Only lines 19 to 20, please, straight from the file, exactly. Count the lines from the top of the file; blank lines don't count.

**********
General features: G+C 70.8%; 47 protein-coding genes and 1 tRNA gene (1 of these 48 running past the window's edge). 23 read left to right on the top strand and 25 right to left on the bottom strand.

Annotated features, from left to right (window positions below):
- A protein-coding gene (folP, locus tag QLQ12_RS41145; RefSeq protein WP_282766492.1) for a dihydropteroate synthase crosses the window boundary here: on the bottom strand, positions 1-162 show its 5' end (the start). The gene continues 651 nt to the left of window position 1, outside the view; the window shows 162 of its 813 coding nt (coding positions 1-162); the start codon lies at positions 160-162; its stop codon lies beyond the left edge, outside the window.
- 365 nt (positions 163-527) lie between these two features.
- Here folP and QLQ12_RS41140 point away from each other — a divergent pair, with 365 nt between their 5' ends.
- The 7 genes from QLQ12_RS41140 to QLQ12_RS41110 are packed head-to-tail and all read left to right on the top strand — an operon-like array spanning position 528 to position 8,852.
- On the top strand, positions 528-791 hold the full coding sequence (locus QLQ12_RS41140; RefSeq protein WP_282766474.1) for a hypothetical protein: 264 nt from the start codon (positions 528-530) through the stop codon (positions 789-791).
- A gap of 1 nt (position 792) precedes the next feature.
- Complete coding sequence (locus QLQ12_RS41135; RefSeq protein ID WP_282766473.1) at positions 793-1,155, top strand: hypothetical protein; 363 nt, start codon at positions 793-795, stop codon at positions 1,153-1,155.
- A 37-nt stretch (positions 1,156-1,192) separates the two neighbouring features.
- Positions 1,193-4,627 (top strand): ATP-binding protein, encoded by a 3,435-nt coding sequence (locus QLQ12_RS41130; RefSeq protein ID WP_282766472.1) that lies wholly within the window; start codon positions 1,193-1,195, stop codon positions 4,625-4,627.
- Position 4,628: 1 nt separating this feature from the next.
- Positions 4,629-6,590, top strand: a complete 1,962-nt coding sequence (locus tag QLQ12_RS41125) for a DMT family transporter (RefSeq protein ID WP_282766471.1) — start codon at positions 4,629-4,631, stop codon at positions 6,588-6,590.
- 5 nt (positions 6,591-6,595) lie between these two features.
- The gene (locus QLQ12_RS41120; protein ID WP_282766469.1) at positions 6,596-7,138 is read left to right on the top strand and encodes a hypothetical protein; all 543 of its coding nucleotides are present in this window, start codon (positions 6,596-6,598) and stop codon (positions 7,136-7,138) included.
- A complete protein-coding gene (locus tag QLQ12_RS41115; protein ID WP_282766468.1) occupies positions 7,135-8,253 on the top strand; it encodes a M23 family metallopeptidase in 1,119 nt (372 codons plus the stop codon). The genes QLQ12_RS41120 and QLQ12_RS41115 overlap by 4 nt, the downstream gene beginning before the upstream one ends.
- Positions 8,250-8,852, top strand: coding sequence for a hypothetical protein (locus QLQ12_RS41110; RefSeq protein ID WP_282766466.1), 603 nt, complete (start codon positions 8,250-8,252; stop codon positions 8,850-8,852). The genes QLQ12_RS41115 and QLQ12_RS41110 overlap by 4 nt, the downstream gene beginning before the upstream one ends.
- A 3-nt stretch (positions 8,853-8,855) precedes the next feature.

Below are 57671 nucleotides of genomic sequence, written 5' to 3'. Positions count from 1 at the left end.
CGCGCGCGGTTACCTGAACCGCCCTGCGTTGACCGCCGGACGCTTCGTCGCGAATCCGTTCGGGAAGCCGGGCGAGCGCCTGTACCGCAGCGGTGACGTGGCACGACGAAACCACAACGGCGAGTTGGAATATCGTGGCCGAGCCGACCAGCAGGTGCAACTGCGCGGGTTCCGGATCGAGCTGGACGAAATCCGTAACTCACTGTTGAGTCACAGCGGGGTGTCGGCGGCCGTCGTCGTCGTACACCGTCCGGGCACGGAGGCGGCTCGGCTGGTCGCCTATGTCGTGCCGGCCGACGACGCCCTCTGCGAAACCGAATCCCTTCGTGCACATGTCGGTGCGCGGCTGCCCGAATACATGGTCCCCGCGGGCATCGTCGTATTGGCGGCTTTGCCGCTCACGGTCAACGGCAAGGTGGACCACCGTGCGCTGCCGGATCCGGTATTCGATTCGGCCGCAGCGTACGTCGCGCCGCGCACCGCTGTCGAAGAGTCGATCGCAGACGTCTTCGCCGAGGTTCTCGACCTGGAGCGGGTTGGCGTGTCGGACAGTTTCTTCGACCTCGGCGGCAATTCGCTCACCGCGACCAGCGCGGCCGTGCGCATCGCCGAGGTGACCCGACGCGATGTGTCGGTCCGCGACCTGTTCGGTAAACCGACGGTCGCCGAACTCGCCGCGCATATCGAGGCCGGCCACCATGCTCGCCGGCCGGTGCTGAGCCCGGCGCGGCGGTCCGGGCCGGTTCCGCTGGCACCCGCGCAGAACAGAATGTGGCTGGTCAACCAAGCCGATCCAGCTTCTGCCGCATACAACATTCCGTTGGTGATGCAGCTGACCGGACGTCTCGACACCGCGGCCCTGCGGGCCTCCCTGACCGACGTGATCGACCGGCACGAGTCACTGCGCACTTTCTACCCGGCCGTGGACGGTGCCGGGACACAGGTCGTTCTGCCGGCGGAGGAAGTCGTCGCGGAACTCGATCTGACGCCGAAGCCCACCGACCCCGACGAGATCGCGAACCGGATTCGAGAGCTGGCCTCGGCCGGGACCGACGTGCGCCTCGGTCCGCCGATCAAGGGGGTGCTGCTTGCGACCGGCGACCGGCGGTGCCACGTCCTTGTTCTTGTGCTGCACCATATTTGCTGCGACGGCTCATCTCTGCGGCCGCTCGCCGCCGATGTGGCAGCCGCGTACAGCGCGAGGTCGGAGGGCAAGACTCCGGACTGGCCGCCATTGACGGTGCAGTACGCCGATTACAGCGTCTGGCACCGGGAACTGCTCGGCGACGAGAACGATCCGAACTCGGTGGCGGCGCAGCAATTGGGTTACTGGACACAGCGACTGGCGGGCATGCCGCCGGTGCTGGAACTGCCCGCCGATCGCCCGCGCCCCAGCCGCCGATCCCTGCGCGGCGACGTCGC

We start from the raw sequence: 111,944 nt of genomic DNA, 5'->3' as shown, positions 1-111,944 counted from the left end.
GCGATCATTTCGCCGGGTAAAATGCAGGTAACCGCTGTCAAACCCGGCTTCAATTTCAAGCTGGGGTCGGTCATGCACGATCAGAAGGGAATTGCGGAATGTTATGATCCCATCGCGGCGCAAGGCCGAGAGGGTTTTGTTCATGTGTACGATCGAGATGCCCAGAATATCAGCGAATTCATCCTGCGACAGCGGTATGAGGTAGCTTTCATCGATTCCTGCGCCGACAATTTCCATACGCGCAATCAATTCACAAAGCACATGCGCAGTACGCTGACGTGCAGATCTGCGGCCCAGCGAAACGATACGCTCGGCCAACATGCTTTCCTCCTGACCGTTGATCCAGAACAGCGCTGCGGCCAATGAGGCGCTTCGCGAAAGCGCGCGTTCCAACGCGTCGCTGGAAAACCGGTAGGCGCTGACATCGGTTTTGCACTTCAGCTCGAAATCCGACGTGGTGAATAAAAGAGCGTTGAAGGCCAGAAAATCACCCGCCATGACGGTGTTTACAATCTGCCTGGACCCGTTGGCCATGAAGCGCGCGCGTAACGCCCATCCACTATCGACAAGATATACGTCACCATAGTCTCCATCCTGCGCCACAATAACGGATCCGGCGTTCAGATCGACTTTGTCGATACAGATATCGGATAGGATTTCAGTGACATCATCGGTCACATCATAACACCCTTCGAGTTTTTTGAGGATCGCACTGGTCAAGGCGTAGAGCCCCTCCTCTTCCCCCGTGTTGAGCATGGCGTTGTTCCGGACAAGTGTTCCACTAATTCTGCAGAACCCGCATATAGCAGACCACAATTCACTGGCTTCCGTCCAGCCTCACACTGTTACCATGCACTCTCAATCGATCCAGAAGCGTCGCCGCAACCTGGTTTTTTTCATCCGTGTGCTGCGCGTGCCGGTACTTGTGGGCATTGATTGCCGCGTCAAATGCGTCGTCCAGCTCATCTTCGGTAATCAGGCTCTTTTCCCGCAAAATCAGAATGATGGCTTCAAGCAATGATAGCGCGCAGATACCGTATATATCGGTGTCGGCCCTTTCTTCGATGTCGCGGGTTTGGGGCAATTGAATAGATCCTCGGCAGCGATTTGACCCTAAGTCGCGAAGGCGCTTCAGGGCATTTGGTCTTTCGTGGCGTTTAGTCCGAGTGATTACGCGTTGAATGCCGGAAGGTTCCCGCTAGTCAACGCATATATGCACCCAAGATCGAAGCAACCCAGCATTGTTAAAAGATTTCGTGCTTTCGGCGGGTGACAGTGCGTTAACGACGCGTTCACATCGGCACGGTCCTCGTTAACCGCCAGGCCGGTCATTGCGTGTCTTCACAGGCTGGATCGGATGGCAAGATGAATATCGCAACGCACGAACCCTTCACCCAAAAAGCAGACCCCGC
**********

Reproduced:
Below are 57671 nucleotides of genomic sequence, written 5' to 3'. Positions count from 1 at the left end.
CGCGCGCGGTTACCTGAACCGCCCTGCGTTGACCGCCGGACGCTTCGTCGCGAATCCGTTCGGGAAGCCGGGCGAGCGCCTGTACCGCAGCGGTGACGTGGCACGACGAAACCACAACGGCGAGTTGGAATATCGTGGCCGAGCCGACCAGCAGGTGCAACTGCGCGGGTTCCGGATCGAGCTGGACGAAATCCGTAACTCACTGTTGAGTCACAGCGGGGTGTCGGCGGCCGTCGTCGTCGTACACCGTCCGGGCACGGAGGCGGCTCGGCTGGTCGCCTATGTCGTGCCGGCCGACGACGCCCTCTGCGAAACCGAATCCCTTCGTGCACATGTCGGTGCGCGGCTGCCCGAATACATGGTCCCCGCGGGCATCGTCGTATTGGCGGCTTTGCCGCTCACGGTCAACGGCAAGGTGGACCACCGTGCGCTGCCGGATCCGGTATTCGATTCGGCCGCAGCGTACGTCGCGCCGCGCACCGCTGTCGAAGAGTCGATCGCAGACGTCTTCGCCGAGGTTCTCGACCTGGAGCGGGTTGGCGTGTCGGACAGTTTCTTCGACCTCGGCGGCAATTCGCTCACCGCGACCAGCGCGGCCGTGCGCATCGCCGAGGTGACCCGACGCGATGTGTCGGTCCGCGACCTGTTCGGTAAACCGACGGTCGCCGAACTCGCCGCGCATATCGAGGCCGGCCACCATGCTCGCCGGCCGGTGCTGAGCCCGGCGCGGCGGTCCGGGCCGGTTCCGCTGGCACCCGCGCAGAACAGAATGTGGCTGGTCAACCAAGCCGATCCAGCTTCTGCCGCATACAACATTCCGTTGGTGATGCAGCTGACCGGACGTCTCGACACCGCGGCCCTGCGGGCCTCCCTGACCGACGTGATCGACCGGCACGAGTCACTGCGCACTTTCTACCCGGCCGTGGACGGTGCCGGGACACAGGTCGTTCTGCCGGCGGAGGAAGTCGTCGCGGAACTCGATCTGACGCCGAAGCCCACCGACCCCGACGAGATCGCGAACCGGATTCGAGAGCTGGCCTCGGCCGGGACCGACGTGCGCCTCGGTCCGCCGATCAAGGGGGTGCTGCTTGCGACCGGCGACCGGCGGTGCCACGTCCTTGTTCTTGTGCTGCACCATATTTGCTGCGACGGCTCATCTCTGCGGCCGCTCGCCGCCGATGTGGCAGCCGCGTACAGCGCGAGGTCGGAGGGCAAGACTCCGGACTGGCCGCCATTGACGGTGCAGTACGCCGATTACAGCGTCTGGCACCGGGAACTGCTCGGCGACGAGAACGATCCGAACTCGGTGGCGGCGCAGCAATTGGGTTACTGGACACAGCGACTGGCGGGCATGCCGCCGGTGCTGGAACTGCCCGCCGATCGCCCGCGCCCCAGCCGCCGATCCCTGCGCGGCGACGTCGC